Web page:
How to (quickly) prepare for trade with the EU in the event of no-deal
Prepare for trade with the EU in the event of no-deal
The 240,000 UK businesses that currently only trade with the EU should get a grip on customs and tariffs fast, says Olivier Sorgniard, Director, Indirect Tax and Customs, KPMG in the UK.
On 26 February, the UK Government published a document summarising what a No-Deal Brexit would mean for UK business. You might not expect this to be much of page-turner but it’s fascinating.
To mitigate the worst impacts of no-deal, the UK Government has been taking unilateral actions. Examples include EU hauliers being able to use their licences in the UK and the UK recognising EU batch tests on medicine. This is undoubtedly good news but it does beg the question, will the EU reciprocate? Another gap is around international agreements. Here around 40 EU trade agreements with other countries will fall away in a no-deal scenario. The UK is trying to sign deals with these countries but those with key trading partners like Japan and Turkey will not be completed in time.
Many of the UK Government’s plans also depend on business preparing. Here the report appraises the situation by saying “there is little evidence that businesses are preparing in earnest for a no deal scenario, and evidence indicates that readiness of small and medium-sized enterprises in particular is low.”
Business seems particularly under-prepared when it comes to customs declarations.
If there were no-deal, both the UK and EU would apply customs and excise rules and VAT to goods moving across the Channel and, to do that, companies would need an Economic Operator Registration and Identification (“EORI”) number. The UK Government estimates that approximately 240,000 businesses in the UK currently trade with the EU alone (and therefore haven’t needed an EORI number). Despite that, it has only received registrations for a sixth of the number that need it.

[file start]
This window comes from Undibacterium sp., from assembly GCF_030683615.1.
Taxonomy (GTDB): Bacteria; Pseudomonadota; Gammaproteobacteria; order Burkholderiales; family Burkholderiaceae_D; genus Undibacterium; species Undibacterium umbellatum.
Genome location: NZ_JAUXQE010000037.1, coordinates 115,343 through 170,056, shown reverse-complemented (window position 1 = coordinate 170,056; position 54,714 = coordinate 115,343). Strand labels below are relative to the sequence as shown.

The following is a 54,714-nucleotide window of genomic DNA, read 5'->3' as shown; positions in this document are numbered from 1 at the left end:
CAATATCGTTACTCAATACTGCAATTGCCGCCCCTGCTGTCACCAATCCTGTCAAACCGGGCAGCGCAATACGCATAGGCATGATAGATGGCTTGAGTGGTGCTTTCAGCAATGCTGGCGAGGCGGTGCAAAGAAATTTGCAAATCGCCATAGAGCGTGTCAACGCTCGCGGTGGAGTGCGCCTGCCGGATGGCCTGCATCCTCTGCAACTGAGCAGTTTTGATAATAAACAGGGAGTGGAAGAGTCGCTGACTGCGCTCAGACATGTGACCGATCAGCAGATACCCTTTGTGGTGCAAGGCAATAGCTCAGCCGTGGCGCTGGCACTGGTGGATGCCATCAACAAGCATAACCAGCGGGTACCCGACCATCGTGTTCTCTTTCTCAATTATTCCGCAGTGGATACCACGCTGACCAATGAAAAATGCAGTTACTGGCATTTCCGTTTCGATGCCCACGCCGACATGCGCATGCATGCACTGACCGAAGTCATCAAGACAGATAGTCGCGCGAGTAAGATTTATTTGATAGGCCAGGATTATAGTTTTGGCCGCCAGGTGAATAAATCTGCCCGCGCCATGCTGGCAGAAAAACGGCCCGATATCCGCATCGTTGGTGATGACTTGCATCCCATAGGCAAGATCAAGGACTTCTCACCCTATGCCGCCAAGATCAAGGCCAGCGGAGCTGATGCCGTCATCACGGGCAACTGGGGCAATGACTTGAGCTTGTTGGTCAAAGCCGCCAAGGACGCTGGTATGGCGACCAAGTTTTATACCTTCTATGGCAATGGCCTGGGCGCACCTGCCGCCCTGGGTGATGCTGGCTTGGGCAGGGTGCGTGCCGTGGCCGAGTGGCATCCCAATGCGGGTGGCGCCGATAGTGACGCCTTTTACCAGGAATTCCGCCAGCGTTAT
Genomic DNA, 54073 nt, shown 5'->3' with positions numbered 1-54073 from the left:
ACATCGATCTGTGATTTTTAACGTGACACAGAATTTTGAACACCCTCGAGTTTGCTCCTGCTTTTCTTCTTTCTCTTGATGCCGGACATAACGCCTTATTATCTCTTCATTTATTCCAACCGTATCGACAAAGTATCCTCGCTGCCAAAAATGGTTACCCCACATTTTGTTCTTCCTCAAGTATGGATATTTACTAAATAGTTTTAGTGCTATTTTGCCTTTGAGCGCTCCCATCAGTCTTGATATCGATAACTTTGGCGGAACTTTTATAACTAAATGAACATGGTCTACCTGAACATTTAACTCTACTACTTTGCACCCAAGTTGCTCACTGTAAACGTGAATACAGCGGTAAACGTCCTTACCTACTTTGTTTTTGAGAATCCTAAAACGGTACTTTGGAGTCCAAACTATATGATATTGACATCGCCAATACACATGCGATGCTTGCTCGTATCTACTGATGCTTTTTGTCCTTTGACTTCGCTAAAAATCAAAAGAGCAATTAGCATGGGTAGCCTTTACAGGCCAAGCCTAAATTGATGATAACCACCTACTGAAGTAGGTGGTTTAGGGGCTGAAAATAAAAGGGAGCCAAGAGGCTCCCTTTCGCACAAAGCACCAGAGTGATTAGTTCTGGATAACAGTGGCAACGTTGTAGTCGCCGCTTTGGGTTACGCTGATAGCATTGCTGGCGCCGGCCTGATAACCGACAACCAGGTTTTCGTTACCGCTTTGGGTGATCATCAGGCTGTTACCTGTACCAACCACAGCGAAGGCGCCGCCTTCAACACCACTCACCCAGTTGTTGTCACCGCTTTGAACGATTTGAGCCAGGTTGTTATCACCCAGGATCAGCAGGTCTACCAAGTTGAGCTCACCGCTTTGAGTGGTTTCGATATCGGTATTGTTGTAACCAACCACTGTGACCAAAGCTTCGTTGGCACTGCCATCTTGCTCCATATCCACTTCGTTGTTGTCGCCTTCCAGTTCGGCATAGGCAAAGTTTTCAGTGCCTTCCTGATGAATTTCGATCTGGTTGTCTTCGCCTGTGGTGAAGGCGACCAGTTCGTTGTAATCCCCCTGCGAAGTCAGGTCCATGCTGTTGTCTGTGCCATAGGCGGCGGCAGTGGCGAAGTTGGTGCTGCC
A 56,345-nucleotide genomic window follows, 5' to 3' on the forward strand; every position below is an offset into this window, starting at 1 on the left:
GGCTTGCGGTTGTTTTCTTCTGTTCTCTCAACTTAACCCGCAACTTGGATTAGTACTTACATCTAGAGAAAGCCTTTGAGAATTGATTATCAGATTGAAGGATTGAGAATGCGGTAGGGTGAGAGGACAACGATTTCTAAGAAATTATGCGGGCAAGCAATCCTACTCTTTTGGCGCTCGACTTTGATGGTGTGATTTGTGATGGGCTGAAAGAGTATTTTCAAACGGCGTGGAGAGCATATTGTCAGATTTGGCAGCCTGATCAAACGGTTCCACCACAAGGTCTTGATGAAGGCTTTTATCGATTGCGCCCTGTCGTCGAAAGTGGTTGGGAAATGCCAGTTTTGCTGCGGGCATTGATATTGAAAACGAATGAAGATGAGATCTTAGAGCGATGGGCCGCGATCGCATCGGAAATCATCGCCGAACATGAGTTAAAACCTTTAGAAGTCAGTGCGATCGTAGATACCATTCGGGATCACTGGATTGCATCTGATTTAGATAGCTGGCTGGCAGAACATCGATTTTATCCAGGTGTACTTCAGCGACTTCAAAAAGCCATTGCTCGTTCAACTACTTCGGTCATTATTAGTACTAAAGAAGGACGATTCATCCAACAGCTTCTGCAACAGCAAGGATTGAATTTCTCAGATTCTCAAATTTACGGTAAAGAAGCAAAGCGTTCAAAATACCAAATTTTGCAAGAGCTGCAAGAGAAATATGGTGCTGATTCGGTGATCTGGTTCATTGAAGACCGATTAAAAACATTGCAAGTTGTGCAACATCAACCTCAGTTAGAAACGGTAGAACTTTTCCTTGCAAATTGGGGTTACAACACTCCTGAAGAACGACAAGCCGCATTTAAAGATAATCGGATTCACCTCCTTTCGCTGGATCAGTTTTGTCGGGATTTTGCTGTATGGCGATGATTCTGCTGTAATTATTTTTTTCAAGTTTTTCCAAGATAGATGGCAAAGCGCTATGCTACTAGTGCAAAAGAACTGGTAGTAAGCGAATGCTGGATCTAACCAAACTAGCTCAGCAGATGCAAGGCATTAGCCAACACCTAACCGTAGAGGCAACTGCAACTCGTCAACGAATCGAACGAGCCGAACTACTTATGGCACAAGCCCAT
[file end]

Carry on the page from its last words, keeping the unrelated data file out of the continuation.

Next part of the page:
Recognising this, the UK Government is working on phasing Entry Summary Declarations and setting up or simplifying emergency import new procedures in order to minimise delays at the border and new costs. However the UK has limited influence over what’s imposed by EU member states on goods going into the EU.
Businesses also need to understand what the knock-on effects of EU tariffs might mean to their costs.
The picture varies by sector. Life sciences and electronics will only see a minor impact in terms of duty exposure. However, food attracts much higher tariffs, there could be a 10% customs duty on cars, and the textiles for example attract 12% tariffs. Given the very limited time left until a no-deal scenario could become a reality, we believe that the many businesses who currently only trade with the EU need to grip on customs and tariffs fast.
Here are KPMG’s 6 top tips for preparation:
1) Import and export formalities in both the UK & EU – Register for a UK EORI number (if you don’t have an EORI already) and potentially an EU EORI number too. Review any additional VAT registration requirements. Consider appointing a customs clearance agent. Ensure you or your agent have sufficient information to file any relevant pre-notifications. Consider how you will pay the customs duty and import VAT.
2) Supply chain partners – Review contracts with key suppliers and freight providers. Consider holding more inventory. Ensure hauliers and freight forwarders are prepared with the relevant permits and registrations. Consider enhanced communications with customers and suppliers.
3) Product specific issues – Review changes to licensing requirements. Consider changes to excise processes and review UK /EU port capacity.
4) Reliefs – Consider an application for the emergency procedures just announced by HMRC. Review the reliefs and simplifications available for goods travelling through the EU to the UK. Review whether VAT simplifications are available in new member states.
5) IT issues – Consider any software changes to accounting and duty management systems you may need to make.
6) General Customs Compliance – Familiarise yourself with both existing and future UK and EU customs regulations. Review customs valuation methods. Review customs processes including record retention and consider your future requirements.
The UK Government’s report may state that, “no economic modelling can completely capture the complex ways in which the UK economy could be affected by exiting the EU”. However your business still has time to create some certainty on customs and tariffs.
For more information, please contact Oliver Sorgniard, Director, Indirect Tax and Customs, KPMG in the UK.
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